This article originally appeared on Backpacker
I'm not an instant oatmeal fan, and I like to get out of camp fast, so I usually opt for cold breakfast on the trail (this berry yogurt parfait is my all-time favorite). But on chilly mornings when my crew is firing up the stove for coffee, it's nice to partake with a hot meal. These grits provide a simple, tasty alternative to oats and dehydrated eggs, which rarely hit the spot for me. They rehydrate fast and go down easy--just what I need on mornings where altitude or an early start suppresses my appetite. A hint of green chile keeps these from tasting bland without overpowering the entire dish. At 340 calories per package, they won't keep you feeling full mile after mile, but they make a great base for a cozy breakfast in camp. --Zoe Gates, Senior Editor
In Colorado, early-to-mid fall is prime time for long trail runs. The threat of triple-digit heat has receded but the mountain passes are still generally clear, making it the perfect time to grind out a high-mileage day and still get home by lunchtime. The Distance 8 has been my constant companion when I tied on my shoes this month; it's small enough and (thanks to its springy shoulder harness) stable enough to comfortably run with even when it's firmly packed. On a 13-mile leaf-peeping run on the Colorado Trail, I used the UHMWPE main compartment for a thin midlayer, shell, and water filter and stuffed a soft flask of water, snacks, and my phone in the quadruple pockets on the shoulder straps, while a zippered pocket kept my keys and Bluetooth headphones safe. The Distance comes in four sizes--4, 8, 15, and 22--and I'm hoping to try out the larger ones on my Nordic-skiing jaunts when the snow finally arrives. --Adam Roy, Executive Editor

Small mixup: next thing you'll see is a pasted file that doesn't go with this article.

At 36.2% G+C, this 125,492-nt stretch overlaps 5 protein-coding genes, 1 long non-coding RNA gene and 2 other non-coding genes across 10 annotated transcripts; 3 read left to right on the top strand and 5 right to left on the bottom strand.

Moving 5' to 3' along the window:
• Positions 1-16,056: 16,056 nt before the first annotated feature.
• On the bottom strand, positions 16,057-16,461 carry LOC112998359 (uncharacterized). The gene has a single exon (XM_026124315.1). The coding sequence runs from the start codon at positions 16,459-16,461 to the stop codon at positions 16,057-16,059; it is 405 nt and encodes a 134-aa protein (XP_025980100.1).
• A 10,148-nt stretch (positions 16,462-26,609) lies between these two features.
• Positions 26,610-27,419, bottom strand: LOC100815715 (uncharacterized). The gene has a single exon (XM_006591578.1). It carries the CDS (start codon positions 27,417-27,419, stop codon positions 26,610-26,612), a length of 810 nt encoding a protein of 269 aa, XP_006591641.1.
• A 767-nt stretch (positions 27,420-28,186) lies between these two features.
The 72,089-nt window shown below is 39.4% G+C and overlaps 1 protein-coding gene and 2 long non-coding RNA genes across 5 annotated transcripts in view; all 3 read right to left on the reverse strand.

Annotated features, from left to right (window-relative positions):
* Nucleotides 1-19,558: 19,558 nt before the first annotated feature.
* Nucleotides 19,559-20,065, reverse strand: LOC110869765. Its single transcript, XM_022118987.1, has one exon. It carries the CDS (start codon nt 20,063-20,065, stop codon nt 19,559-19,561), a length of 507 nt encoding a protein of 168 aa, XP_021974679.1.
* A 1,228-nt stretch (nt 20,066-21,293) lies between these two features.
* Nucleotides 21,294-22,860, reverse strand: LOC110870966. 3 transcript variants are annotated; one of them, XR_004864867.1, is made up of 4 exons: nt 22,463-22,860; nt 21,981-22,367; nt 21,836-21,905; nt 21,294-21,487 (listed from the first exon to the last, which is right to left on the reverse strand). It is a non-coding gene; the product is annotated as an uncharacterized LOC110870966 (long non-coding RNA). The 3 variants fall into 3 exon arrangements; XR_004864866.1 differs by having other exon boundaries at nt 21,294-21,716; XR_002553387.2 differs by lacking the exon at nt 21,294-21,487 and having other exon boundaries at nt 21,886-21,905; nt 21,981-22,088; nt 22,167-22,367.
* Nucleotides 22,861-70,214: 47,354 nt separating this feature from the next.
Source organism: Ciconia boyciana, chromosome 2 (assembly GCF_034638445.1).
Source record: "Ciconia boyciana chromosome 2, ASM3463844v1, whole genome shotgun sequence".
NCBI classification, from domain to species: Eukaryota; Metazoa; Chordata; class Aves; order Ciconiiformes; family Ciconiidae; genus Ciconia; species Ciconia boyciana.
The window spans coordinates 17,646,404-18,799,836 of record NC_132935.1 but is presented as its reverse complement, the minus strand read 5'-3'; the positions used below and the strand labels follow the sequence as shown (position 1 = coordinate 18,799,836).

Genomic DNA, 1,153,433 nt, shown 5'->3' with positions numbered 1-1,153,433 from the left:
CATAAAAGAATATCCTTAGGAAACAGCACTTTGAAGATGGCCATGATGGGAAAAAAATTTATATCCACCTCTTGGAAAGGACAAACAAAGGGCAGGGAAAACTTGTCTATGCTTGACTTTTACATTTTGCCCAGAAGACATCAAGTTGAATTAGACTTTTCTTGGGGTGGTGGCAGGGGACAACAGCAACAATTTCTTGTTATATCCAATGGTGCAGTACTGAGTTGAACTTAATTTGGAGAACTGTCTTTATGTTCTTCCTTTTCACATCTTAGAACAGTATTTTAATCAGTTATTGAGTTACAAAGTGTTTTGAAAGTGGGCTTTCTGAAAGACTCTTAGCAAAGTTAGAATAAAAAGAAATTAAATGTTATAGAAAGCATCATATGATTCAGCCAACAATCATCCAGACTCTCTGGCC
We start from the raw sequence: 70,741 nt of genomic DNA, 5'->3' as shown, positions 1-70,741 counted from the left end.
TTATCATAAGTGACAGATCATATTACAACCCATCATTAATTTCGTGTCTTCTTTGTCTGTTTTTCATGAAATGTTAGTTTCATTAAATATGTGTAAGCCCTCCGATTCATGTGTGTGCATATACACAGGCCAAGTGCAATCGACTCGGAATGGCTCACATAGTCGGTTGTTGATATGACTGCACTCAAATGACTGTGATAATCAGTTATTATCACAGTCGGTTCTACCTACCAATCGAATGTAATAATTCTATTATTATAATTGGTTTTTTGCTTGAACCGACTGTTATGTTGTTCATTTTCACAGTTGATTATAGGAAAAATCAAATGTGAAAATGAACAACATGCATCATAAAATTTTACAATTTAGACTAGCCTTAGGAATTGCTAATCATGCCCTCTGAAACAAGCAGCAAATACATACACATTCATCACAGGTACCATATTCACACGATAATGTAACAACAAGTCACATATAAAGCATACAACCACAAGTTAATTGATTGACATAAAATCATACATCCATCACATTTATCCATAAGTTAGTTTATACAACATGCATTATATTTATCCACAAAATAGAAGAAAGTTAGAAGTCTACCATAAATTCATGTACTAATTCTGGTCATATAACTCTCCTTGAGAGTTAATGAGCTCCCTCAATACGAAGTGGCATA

This month, I joined thousands of other astronomically-inclined hikers to watch the annular eclipse in Bryce Canyon National Park. We arrived at the rim of the canyon at sunrise to claim a prime viewing spot before the eclipse around 10:30 a.m., and about an hour before annularity, the moon started to overtake the sun in the sky, crawling its way toward the iconic "ring of fire" outline. I could easily watch its progress thanks to my Eclipse Shades glasses. They're not those flimsy paper glasses like you'd get at the theater for a 3-D movie. These plastic glasses are CE- and ISO-certified, and the lenses have an optical density of 5 or greater, meaning they block out 99.999% of intense visible light. Also, the shape of the glasses--with extra-wide temples and a nose shield--blocks out ambient light, so you can focus on just seeing the sun (or lack thereof during an eclipse). I'll certainly be packing these glasses when I travel to the midwest next summer to watch the next eclipse along its path of totality. -- Emma Veidt, Assistant Editor
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